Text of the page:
Parks to property developers: Council plan faces opposition

By Contributor

By Felix Desmarais, Local Democracy Reporter

A decision on Rotorua's controversial reserves revocation proposal will echo through generations, elected members have heard.

On Monday, Rotorua Lakes Council's strategy, policy and finance committee met for the fourth and final day of hearings on the proposal, which would revoke the reserve status of 10 reserve sites to enable the council to sell them to developers and Kāinga Ora.

In the meeting, submitter Paddi Hodgkiss said she opposed the proposal and was "extremely disappointed and disgusted" about what she viewed as "the secretive manner in which this proposal came to be".

She said the council had talked about "misinformation" but "no information … should be the issue".

"Nothing was said until it was leaked."

Hodgkiss said she found it "despicable" the council had already drafted a local bill to enable the proposal.

She said Rotorua needed housing but only "for its own".

"History will judge you. Choose what's best for the Rotorua district and vote against the proposal, or vote for it and be remembered and condemned for endorsing Rotorua as the go-to social and temporary housing capital of New Zealand."

Submitter Neil Barnes said housing on reserves would be "future slums".

"Our parks are not for sale."

Submitter Dave Kennedy said in his opinion there was "a lot of information missing" and the public had been kept "in the dark".

A house relocator, Kennedy said when he shifted a building on to a site he went through "a large amount of paperwork" with the council, including assessing how appropriate a building was for its new site.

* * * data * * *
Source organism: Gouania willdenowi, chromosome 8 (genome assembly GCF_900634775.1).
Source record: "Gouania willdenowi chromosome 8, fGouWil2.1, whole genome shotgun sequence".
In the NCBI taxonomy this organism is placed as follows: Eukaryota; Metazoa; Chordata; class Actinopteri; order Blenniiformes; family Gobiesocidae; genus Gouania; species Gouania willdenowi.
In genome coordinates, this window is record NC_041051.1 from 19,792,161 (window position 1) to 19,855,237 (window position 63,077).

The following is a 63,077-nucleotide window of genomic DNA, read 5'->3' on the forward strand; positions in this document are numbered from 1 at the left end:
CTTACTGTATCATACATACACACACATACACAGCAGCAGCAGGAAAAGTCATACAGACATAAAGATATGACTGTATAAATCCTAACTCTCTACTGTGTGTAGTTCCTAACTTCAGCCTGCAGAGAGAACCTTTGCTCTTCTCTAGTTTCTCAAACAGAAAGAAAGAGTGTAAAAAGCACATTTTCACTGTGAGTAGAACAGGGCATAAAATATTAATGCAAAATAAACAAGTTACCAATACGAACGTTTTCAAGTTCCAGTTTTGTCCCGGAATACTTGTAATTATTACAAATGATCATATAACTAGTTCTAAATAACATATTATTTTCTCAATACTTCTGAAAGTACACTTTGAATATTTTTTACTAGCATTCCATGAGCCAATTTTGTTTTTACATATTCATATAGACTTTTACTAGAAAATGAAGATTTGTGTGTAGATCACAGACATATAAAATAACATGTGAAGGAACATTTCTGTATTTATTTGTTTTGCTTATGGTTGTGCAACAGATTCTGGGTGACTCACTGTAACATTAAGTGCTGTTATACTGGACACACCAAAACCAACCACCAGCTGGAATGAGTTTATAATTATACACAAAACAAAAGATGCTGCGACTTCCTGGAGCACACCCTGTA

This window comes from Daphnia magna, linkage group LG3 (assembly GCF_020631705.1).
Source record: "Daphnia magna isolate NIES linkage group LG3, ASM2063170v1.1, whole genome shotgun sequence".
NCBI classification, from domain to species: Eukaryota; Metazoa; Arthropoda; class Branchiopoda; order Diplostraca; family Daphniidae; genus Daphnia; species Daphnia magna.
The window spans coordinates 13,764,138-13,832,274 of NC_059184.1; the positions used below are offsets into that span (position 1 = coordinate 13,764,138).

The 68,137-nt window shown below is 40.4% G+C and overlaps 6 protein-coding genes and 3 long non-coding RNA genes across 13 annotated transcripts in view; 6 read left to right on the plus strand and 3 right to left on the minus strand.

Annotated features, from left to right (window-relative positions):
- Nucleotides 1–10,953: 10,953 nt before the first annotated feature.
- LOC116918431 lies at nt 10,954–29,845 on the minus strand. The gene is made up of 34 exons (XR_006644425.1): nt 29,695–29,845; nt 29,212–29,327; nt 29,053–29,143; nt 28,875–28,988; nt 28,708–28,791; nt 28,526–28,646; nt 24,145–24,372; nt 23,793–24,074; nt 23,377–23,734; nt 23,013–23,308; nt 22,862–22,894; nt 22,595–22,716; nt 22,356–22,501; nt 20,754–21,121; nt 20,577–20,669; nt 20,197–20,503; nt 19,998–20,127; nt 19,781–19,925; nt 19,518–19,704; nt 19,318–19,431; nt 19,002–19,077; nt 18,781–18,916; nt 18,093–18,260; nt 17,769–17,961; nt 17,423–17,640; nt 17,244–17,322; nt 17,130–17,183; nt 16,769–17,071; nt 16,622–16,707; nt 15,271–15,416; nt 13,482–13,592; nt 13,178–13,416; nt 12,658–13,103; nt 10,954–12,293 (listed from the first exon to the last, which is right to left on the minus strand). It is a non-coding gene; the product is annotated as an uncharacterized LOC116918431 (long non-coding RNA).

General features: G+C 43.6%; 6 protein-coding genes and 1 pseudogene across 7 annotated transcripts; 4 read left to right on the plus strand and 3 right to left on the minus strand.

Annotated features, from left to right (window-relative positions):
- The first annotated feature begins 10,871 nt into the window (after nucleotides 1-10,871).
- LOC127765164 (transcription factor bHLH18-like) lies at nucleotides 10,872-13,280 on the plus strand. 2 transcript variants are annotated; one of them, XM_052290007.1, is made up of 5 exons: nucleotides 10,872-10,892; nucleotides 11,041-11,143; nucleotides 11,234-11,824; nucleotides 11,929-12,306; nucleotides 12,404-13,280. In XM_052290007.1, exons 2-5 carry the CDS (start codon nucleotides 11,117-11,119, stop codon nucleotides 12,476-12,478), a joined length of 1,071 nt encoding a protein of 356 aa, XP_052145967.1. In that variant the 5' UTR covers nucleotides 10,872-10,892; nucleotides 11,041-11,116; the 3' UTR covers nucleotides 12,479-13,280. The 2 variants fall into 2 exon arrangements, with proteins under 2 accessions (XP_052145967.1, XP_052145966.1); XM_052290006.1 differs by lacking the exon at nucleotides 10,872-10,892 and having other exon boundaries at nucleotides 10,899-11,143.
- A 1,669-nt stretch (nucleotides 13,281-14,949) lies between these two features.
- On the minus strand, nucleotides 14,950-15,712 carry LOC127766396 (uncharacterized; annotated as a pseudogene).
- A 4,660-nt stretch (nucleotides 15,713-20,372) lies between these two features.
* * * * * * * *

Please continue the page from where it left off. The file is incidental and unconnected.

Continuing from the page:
"Has the same scrutiny been given to this process?

"How well have you looked at what Kāinga Ora housing looks like? In Rotorua we've got a 50-year-old model of what state housing looks like in Rotorua - it's called Fordblock.

"Gangs, crime, domestic violence, police cars arriving daily, this is state housing in Rotorua, this is what it looks like and you're proposing to inject that into every avenue of the Rotorua community."

He said taxpayers and residents would pay for the decision with the loss of property value, loss of security and loss of harmony.

Restore Rotorua spokesperson Trevor Newbrook did not live near one of the identified reserve sites but said he had empathy for those who did and who had "paid a premium price" to live near them.

He also did not believe Kāinga Ora had capacity to build homes on the reserves in two years alongside the rest of its work programme in the city.

"I think this process today should be slowed down. The consultation is very rushed."

Newbrook began comparing the Reserves Local Bill with the paused Rotorua District Council (Representation Arrangements) bill, calling the latter "dodgy".

Councillor Mercia Yates called a point of order citing "relevance".

Newbrook said he found it "extremely rude" he was interrupted in his submission, saying he was a guest of the council.

"A person should be allowed to speak and say what they think. If she doesn't find it relevant, ma'am, that's fine. The other members might find it very relevant."

In the meeting, chief executive Geoff Williams said staff were "going through" the submissions and "identifying themes".

He said elected members could expect a summary of the 639 submissions at the  August 11 strategy, policy and finance committee meeting, with staff responses on the submissions' themes and an updated set of recommendations.

The council has previously said no decisions had been made.

Local Democracy Reporting is Public Interest Journalism funded through NZ On Air

Local Democracy Reporting is Public Interest Journalism funded through NZ On Air